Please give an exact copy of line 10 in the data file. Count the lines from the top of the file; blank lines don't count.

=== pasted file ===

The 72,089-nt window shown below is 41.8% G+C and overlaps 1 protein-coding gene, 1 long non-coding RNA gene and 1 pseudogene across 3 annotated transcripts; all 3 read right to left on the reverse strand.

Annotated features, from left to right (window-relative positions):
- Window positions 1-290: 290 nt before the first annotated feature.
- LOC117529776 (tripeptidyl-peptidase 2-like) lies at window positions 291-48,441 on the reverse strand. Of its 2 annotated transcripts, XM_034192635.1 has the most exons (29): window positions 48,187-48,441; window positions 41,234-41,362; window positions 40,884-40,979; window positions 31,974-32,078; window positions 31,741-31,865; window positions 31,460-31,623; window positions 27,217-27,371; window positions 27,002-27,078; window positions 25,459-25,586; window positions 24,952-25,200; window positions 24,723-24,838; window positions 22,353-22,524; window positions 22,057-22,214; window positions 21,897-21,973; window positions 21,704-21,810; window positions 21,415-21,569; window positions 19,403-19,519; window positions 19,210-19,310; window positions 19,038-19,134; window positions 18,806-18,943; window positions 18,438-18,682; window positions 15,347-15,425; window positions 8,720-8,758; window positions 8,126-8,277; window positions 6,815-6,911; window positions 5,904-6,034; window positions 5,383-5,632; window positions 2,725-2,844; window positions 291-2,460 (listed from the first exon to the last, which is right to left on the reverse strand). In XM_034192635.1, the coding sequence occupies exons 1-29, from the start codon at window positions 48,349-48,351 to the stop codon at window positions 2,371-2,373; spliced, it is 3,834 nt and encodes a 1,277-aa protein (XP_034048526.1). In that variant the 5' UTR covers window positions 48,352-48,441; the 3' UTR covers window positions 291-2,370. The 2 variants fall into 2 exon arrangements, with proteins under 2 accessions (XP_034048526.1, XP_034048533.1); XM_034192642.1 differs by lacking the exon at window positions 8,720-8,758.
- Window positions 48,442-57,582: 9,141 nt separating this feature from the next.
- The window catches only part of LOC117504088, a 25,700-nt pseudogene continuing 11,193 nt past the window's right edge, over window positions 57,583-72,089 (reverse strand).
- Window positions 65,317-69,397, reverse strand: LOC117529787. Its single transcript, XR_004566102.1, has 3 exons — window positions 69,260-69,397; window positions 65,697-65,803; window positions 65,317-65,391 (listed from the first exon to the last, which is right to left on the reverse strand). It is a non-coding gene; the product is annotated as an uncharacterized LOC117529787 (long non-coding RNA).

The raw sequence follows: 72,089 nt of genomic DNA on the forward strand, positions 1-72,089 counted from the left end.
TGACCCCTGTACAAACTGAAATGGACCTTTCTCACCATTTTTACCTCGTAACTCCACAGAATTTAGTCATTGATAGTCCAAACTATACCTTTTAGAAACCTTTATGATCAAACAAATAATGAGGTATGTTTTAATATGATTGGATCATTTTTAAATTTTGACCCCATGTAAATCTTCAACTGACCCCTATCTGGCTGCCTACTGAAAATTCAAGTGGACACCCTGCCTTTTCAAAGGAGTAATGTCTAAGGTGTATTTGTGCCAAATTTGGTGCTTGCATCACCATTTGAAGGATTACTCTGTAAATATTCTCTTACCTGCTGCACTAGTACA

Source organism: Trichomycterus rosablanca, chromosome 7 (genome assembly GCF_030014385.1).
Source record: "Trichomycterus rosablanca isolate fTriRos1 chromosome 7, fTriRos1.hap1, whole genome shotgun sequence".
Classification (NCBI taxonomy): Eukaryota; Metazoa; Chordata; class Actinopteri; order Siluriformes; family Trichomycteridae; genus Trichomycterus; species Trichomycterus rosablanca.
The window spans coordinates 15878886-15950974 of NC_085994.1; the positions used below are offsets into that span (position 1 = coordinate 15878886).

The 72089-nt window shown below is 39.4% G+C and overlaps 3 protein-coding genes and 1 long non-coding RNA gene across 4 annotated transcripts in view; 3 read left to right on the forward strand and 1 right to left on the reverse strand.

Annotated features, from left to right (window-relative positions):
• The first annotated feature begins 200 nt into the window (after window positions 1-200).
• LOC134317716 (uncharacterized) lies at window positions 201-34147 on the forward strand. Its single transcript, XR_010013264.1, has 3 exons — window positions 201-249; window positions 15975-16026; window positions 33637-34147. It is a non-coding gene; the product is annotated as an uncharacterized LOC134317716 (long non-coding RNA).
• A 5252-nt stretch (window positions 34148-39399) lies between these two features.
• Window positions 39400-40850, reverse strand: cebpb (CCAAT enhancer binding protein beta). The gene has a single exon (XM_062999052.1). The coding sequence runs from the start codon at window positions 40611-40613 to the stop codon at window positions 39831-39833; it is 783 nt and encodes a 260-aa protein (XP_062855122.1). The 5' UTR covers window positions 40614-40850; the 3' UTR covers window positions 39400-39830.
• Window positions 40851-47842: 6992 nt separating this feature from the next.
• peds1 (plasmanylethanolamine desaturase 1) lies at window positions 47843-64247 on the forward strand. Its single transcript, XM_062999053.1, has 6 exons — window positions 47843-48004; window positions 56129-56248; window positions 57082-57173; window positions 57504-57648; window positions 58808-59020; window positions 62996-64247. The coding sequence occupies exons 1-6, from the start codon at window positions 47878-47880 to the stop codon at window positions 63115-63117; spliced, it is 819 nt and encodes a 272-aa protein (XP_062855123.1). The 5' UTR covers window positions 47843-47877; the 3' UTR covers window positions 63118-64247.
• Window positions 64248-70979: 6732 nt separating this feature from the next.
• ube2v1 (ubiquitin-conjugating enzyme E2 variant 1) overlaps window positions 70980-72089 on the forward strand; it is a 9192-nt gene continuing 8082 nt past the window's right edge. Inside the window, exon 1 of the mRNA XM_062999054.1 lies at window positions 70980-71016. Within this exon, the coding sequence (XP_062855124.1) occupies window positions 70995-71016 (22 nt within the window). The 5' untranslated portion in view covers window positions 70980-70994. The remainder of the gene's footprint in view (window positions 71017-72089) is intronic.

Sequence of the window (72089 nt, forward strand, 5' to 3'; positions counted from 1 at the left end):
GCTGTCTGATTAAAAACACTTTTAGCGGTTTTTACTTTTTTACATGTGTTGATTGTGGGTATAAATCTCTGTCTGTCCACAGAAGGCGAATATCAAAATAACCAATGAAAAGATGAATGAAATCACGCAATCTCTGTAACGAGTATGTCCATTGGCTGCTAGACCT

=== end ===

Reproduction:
Source organism: Trichomycterus rosablanca, chromosome 7 (genome assembly GCF_030014385.1).